1997
Wilkins, David G. and Bernard Schultz and Katheryn M. Linduff. Art Past-Art Present, New York, 1997, no. 3-117, repro.
1998
Hill, Claudia. “Sanctuary." In Encyclopedia of Comparative Iconography: Themes Depicted in Works of Art. Edited by Helene E. Roberts. 2 vols. Chicago, 1998: 2:787.
2004
Hand, John Oliver. National Gallery of Art: Master Paintings from the Collection. Washington and New York, 2004: 243, no. 193, color repro.
Technical Summary

The support is a fine, plain-weave fabric. The ground is a reddish terracotta-colored layer that contains large aggregates of translucent white pigments. It is exposed in the spandrels of the arched top. In the top third of the composition a warm gray-brown layer was applied over the ground; in the bottom third, under the floor, there is a cooler, lighter gray layer over the ground. In the ceiling the red tone of the ground remains visible as highlights; in the floor it remains visible at the edges of the figures to set them off and soften the transition from the dark clothing to the lighter floor. The gray underlayer is similarly used as shadowing around the eyes of the figures.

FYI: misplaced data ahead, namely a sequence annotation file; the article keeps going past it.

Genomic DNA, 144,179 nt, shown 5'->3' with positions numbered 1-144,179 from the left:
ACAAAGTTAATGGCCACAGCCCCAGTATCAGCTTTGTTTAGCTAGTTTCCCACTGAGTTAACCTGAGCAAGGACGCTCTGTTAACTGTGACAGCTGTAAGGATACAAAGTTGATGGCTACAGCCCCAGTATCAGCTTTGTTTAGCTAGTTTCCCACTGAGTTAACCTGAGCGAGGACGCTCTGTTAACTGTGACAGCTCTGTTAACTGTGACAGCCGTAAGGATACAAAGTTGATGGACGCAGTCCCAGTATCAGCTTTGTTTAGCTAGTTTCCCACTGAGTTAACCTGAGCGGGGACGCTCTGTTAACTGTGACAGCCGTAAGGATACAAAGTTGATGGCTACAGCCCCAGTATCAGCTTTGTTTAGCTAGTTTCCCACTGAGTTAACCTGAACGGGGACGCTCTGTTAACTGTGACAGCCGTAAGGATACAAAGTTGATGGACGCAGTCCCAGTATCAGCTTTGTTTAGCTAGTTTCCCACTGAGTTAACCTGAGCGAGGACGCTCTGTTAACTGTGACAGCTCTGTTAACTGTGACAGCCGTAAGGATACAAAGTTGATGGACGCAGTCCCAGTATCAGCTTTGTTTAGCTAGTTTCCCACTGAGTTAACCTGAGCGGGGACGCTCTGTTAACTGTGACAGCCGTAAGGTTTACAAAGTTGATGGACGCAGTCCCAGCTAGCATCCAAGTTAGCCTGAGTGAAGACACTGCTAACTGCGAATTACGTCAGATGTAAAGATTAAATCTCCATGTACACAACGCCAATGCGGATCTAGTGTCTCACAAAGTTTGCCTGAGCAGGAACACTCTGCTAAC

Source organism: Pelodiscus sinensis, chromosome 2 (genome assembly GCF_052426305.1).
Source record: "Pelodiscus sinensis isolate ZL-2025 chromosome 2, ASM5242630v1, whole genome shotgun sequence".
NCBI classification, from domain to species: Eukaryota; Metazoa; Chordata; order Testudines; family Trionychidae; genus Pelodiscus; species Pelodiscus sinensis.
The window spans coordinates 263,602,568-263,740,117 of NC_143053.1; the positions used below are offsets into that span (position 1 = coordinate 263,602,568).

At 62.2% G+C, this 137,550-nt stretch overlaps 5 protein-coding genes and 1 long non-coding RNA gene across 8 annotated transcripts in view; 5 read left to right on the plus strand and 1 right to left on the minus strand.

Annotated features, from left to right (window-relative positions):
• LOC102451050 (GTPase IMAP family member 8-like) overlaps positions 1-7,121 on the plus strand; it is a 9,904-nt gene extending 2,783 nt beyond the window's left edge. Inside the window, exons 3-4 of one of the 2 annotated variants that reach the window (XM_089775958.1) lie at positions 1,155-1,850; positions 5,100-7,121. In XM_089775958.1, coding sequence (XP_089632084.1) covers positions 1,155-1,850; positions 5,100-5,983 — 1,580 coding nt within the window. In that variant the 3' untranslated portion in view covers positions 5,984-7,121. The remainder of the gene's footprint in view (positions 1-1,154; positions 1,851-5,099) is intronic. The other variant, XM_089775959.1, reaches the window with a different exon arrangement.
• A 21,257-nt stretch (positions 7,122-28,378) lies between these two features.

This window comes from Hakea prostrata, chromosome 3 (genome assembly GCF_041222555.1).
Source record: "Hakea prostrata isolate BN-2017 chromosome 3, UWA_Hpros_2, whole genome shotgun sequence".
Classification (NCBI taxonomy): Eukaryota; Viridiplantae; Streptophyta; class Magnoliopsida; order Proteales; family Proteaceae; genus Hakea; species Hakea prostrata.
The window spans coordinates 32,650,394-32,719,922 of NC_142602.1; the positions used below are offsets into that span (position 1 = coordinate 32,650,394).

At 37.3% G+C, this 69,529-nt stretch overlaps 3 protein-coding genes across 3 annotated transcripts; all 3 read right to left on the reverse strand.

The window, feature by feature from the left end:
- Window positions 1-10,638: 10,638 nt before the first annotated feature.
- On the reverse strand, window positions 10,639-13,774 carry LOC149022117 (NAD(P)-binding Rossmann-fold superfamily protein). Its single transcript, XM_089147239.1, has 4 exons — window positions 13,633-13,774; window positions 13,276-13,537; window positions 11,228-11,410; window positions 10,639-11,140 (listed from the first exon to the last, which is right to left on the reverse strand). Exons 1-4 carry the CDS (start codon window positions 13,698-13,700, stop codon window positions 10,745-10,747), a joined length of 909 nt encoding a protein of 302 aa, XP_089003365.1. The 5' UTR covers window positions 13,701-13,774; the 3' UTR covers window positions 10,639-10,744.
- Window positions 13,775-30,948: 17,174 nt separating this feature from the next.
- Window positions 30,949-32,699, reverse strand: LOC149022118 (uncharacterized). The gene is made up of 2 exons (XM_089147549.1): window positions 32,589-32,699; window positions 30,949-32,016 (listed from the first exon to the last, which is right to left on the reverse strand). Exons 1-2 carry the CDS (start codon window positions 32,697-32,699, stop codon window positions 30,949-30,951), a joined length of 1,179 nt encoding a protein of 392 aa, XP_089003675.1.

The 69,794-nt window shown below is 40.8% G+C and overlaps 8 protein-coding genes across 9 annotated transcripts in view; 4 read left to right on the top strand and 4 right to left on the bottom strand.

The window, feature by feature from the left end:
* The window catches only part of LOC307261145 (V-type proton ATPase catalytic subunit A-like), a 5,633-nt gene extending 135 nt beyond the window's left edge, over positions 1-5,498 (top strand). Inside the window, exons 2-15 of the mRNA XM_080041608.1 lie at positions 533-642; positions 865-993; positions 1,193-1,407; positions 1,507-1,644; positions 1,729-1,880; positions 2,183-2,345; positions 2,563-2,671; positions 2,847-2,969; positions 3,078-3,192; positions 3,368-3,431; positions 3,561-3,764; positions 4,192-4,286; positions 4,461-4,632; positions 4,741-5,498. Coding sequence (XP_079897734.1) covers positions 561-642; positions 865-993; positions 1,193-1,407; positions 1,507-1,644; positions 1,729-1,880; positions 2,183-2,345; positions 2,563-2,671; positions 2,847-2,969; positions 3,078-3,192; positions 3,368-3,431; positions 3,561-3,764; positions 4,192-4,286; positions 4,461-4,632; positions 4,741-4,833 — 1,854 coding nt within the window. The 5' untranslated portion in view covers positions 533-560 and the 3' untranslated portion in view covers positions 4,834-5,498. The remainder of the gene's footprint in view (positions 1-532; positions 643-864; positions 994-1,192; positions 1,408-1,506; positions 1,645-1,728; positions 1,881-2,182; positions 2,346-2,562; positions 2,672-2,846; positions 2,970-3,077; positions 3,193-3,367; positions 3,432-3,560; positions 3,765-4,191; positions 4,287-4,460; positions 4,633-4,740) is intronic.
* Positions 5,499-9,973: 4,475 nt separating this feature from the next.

Using a straightedge, lines were incised into the gray-brown layer as guides for the placement of the coffers in the ceiling; similar lines were also used to place the floor tiles and set the perspective. A stylus was used to define the contour of the coffered ceiling. Only the letters in the inscription seem to have been incised into the wet paint freehand. The composition appears to have been sketched in before the lines were incised and the paint applied: the incised floor lines stop precisely at the edges of some of the figure groups. This careful planning seems to have eliminated the need for significant alteration in the painting process. Artist's changes are limited to the sculptures in the niches and to the position of the font to the left of the doorway. Several figures, however, such as the monk in a white cowl at left center, were painted over the floor designs, revealing that some changes were made late in the development of the composition.[1]